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Knowledge and Creativity in Digital Society

Riccardo Fragnito [rfragnito@unipegaso.it], Pegaso on line University in Naples [www.unipegaso.it], Maria Annarumma [mannarumma@unisa.it], Department of Human, Philosophical and Education Sciences, University of Salerno [www.unisa.it], Italy

Abstract

This work deals with the topic of creativity understood as a complex path carried out along all lifetime and that cannot be attributable to the mere accumulation of concepts. The changing social scenario promotes the dimension of the possible, the nonlinearity, the overcoming of pre-established trajectories of knowledge by triggering processes of meta-knowledge and meta-representation, a dimension in which the creative mind finds a breeding ground.

The work explores the relationship between technology and creativity in consideration of the peculiar segment, the artistic one, where with greater evidence the work of the creative is unfolded.

Keywords: creativity, art, digital society, knowledge.

Introduction to the creativity in the web meanders

Framing the question of creativity proves to be quite arduous from the outset. The very idea of trapping the essence of creativity in a rank burdens and impoverishes the existential meaning of creativity; in the same way that the uniqueness of the human being cannot be trapped in a standard definition applicable to all mankind; and this is what lays at the basis of creative processes and that confers uniqueness to the human creation.

When defining, we surely trace out a boundary within which to understand and for which it is possible to exclude; within that semantic space we condense an idea, give expression to a certain word, in the small nucleus of a meaning, we hold the essence and the form of things; but at the same time we lose the essence of the Socratic question, his permanent state of exigency that makes us incessantly investigate, that does not allows pause to the questions and insistently comes back to ask and wonder about the nature and reason of what exists.

While not wishing to give creativity a unique interpretation, our scientific reference is based on the description provided by Silvano Arieti.

He offers an analysis of the different aspects of creativity by considering it not only as an extraordinary quality, but as something that each person possesses in different ways. An overdeveloped intelligence does not favour the expression of a creativity that often requires, however, a lack of respect for pre-existing rules, «a great ability to deduce according to the laws of logic and mathematics generates disciplined thinkers but not necessarily creative people» (Arieti, 1969).

Arieti makes a distinction between ordinary creativity, the one that is expressed in the everyday life and allows to dynamically resolve issues that arise in life, and extraordinary creativity, the one that allows the creation of new paradigms and promotes processes from which derives the improvement of everybody’s life and that generates progress.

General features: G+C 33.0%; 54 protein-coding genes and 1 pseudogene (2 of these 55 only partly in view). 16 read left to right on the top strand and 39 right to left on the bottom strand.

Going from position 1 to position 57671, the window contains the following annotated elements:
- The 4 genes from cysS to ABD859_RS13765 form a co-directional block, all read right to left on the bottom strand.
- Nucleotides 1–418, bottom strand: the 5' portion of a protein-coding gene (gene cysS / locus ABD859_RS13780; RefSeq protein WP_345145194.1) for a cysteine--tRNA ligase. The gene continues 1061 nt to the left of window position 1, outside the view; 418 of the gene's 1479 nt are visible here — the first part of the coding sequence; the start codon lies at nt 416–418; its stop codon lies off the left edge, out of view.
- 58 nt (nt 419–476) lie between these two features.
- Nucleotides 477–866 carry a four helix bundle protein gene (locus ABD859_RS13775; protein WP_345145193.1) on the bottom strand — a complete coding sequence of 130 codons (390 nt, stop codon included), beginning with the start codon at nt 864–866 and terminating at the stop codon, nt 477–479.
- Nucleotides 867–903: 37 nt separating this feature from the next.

Within this vision he identifies three distinct forms of thought: a primary, secondary, and tertiary one. The primary thought would be more exposed to the instincts and impulses of the unconscious; secondary thought, instead, would be affected above all by the rules of the Self and its transactions with the world; finally, the tertiary thought would be the result of the balanced synthesis of the first two ones and it would be the most responsible for the creative production (Arieti, 1964). The magic of the creative synthesis lies in the fact that the tertiary thought allows primary materials to emerge suddenly, but it also demands a higher dose of intentional and conscious activity so that those materials can be properly handled and become unique models.

Intelligence and creativity would interact in a continuous mixing up among the relationship between the exterior and the interior of the subject in a dynamic genesis.

Creativity is a continuous research and an incessant desire to discover the outside world and the most intimate and self-related one. «Most of the time, people live in a non-creative way as if they were pent-up in someone else’s creativity or in a machine» (Winnicott, 1973). Creativity is universal; it belongs to life in all its expressions: physical, mental and social.

In contemporary society any discovery or innovative idea can be easily spread thanks to the telematic technologies that allow an immediate diffusion of any event. Within this media framework the creative sui generis not only can spread his genius but he must also give a sort of “immortality” to his creative genius or, just as it easily happens in the information society, he will be overshadowed. Especially if it’s a false creativity, since each form of creativity must possess a strong sense of discipline and control to generate ideas, thoughts, theories and products.

Therefore, creativity means also research; it is a natural desire to give a new aspect to knowledge and the vision of things and life.